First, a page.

Quiet on Debt Relief

Student loan debt relief has consumed federal higher education policy debates this fall, but the voices of associations representing colleges and universities have been muted.

November 28, 2022
A shot from the ground floor of a curved glass-sided building.
One Dupont, the home of many Washington lobbyists for higher education.

As legal battles have been waged over the Biden administration’s plan to forgive billions in federal student loans, the associations representing colleges and universities have stayed out of the fight.

Many of the key associations, such as the Association of Public and Land-grant Universities, issued statements of support after President Biden announced the debt relief while also backing more comprehensive measures to address college affordability, including doubling the maximum Pell Grant award, which is $6,895 for the 2022–23 academic year.

“Moving forward, it’s essential that Congress and the Biden administration work together to also invest in programs to make college more affordable and, in turn, limit student debt from accruing in the first place,” former APLU president Peter McPherson said in an August statement. “This requires investments in higher education on the federal level, state commitments to return to their historic role in support of public institutions, improved transparency on student outcomes to empower students and families to make informed decisions on institutions and academic programs, as well as meaningful, effective and fair federal accountability to protect students and taxpayers.”

Other groups issued similar statements but have been largely silent since. Meanwhile, a federal judge has declared the program unconstitutional, and an appeals court blocked the administration from forgiving student loans as it planned to do. Last week, the Biden administration asked Supreme Court justice Brett Kavanaugh to reverse the nationwide injunction or to take up the case and set an expedited briefing schedule for the court’s current term.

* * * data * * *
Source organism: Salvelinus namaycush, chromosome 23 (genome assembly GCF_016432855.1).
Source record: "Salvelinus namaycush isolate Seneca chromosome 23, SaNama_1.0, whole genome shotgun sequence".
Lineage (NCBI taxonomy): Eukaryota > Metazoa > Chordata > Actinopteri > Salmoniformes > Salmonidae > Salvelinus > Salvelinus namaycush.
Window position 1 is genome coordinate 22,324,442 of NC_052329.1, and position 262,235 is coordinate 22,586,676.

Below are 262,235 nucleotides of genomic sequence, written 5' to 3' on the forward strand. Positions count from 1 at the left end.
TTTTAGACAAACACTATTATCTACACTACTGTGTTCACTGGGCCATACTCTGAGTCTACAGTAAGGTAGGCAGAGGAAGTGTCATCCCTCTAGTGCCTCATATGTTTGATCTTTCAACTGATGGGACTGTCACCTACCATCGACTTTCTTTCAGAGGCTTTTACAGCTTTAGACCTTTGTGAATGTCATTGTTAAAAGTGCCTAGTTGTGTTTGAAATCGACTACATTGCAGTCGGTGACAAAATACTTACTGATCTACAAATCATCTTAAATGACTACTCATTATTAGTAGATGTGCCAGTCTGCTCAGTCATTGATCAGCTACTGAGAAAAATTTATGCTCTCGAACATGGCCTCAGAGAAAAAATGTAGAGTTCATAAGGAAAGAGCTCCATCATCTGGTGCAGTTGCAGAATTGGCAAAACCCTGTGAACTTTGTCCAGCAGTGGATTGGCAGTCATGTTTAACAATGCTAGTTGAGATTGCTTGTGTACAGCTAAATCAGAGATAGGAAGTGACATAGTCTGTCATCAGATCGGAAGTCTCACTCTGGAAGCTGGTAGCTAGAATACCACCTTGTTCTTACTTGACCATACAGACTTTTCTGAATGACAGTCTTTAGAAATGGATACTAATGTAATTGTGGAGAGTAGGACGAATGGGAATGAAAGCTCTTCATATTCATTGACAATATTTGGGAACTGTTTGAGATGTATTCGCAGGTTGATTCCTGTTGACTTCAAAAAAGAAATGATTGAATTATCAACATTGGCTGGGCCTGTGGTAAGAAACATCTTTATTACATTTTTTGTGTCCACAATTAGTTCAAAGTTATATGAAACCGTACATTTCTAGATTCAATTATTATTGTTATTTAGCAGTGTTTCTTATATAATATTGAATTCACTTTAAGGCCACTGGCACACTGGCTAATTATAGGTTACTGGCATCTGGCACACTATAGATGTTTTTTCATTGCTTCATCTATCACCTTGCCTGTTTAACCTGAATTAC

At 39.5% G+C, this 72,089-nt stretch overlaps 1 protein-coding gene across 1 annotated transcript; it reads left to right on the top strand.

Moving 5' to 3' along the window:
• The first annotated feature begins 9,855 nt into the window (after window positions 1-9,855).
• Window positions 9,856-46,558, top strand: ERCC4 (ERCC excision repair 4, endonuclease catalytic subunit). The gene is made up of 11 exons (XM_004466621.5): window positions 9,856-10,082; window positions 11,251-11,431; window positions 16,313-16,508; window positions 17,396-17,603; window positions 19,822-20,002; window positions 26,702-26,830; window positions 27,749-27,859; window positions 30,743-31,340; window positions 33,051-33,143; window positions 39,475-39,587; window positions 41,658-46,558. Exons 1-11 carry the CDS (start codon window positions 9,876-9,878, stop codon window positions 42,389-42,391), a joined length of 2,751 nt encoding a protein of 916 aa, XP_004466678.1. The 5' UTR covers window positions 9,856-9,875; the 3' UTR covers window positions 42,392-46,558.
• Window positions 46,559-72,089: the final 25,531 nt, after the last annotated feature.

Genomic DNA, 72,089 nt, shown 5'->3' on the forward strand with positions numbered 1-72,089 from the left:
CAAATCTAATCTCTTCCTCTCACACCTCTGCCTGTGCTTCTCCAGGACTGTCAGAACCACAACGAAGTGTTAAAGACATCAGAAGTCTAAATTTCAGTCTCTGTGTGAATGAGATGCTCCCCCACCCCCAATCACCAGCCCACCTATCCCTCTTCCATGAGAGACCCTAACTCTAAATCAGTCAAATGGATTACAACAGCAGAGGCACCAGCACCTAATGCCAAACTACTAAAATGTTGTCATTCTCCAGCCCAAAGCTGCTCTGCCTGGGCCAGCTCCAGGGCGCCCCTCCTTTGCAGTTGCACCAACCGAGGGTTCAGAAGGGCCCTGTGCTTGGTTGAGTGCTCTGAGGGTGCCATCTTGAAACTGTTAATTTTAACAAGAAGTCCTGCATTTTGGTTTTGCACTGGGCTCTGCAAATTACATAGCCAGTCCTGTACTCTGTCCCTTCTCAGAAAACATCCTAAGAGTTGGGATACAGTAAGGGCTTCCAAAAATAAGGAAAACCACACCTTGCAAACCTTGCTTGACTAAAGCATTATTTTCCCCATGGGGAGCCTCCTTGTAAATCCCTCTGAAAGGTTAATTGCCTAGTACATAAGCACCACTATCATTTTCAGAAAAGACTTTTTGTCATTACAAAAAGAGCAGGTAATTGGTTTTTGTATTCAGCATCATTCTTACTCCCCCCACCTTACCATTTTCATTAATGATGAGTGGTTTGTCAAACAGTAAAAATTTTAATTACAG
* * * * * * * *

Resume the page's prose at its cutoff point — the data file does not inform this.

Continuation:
Kavanaugh, who handles emergency applications for the U.S. Court of Appeals for the Eighth Circuit, requested that parties opposed to the administration’s application submit responses by noon last Wednesday, Nov. 23.

So far, no Washington-based higher education interest group has submitted a brief in support of the administration’s position.

Terry Hartle, the senior vice president for government relations and public affairs at the American Council on Education, said his association was not asked to submit a brief. Given how quickly the lawsuits are progressing through the federal courts, he said it would be difficult for any outside group to be involved in a substantive way.

“This is something that they have been keeping very close to the vest for the last two years,” he said of the Biden administration. “We haven’t had discussions with them about student loan repayment. Given that, I would be surprised if they did ask us to do anything, but again, this is moving so fast. Right now, it is just involving the people who are suing to block it and the Department of Education. Even if we had the time, it would be hard to know what to do.”

Hartle said ACE was watching the lawsuits closely, though he noted the debt-relief plan is a policy that won’t have “immediate direct impact” on colleges and universities, since it mostly affects people who have left higher education.

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“Some potential students are wrapped up in this, but for the most part, people have completed their education,” he said. “We want the best possible treatment for them and we want to know what the administration’s plans are, so that when students call the financial aid offices, we can give them accurate advice.”

Ted Mitchell, president of ACE, said in August that Biden’s decision was “the right move at the right time, particularly after the pandemic-related financial and health struggles so many Americans have faced.”

Hartle said that position still stands. If congressional lawmakers started debating legislation regarding student loan forgiveness, ACE could become involved.

Debt-relief advocacy groups declined to comment directly on the topic. Cody Hounanian, executive director of the Student Debt Crisis Center, said the movement to cancel student debt has included more than 500 different groups and organizations, including those focused on consumer rights, civil rights, veterans and students.

“It is a big-tent issue that represents stakeholders from all corners of the country, all races and all economic backgrounds,” he said.

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Katherine Knott

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